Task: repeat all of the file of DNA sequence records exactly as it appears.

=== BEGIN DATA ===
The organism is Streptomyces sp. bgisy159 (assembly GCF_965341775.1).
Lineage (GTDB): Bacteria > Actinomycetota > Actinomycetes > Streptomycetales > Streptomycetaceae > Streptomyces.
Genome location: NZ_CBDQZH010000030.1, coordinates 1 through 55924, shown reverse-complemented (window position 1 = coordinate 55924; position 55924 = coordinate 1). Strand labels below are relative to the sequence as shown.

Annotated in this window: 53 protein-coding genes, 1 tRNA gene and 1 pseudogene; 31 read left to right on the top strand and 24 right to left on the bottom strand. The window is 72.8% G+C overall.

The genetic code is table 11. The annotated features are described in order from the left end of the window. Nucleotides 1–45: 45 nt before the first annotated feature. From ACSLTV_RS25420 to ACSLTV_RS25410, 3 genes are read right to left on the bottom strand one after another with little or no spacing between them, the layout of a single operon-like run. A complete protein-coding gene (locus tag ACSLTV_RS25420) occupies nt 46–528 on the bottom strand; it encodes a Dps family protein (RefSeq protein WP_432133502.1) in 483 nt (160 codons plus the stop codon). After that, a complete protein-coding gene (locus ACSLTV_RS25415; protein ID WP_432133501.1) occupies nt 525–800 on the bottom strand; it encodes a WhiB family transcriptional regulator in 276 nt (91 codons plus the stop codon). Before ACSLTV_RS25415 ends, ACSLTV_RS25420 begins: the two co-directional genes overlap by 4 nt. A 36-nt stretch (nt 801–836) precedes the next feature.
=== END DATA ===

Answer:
The organism is Streptomyces sp. bgisy159 (assembly GCF_965341775.1).
Lineage (GTDB): Bacteria > Actinomycetota > Actinomycetes > Streptomycetales > Streptomycetaceae > Streptomyces.
Genome location: NZ_CBDQZH010000030.1, coordinates 1 through 55924, shown reverse-complemented (window position 1 = coordinate 55924; position 55924 = coordinate 1). Strand labels below are relative to the sequence as shown.

Annotated in this window: 53 protein-coding genes, 1 tRNA gene and 1 pseudogene; 31 read left to right on the top strand and 24 right to left on the bottom strand. The window is 72.8% G+C overall.

The genetic code is table 11. The annotated features are described in order from the left end of the window. Nucleotides 1–45: 45 nt before the first annotated feature. From ACSLTV_RS25420 to ACSLTV_RS25410, 3 genes are read right to left on the bottom strand one after another with little or no spacing between them, the layout of a single operon-like run. A complete protein-coding gene (locus tag ACSLTV_RS25420) occupies nt 46–528 on the bottom strand; it encodes a Dps family protein (RefSeq protein WP_432133502.1) in 483 nt (160 codons plus the stop codon). After that, a complete protein-coding gene (locus ACSLTV_RS25415; protein ID WP_432133501.1) occupies nt 525–800 on the bottom strand; it encodes a WhiB family transcriptional regulator in 276 nt (91 codons plus the stop codon). Before ACSLTV_RS25415 ends, ACSLTV_RS25420 begins: the two co-directional genes overlap by 4 nt. A 36-nt stretch (nt 801–836) precedes the next feature.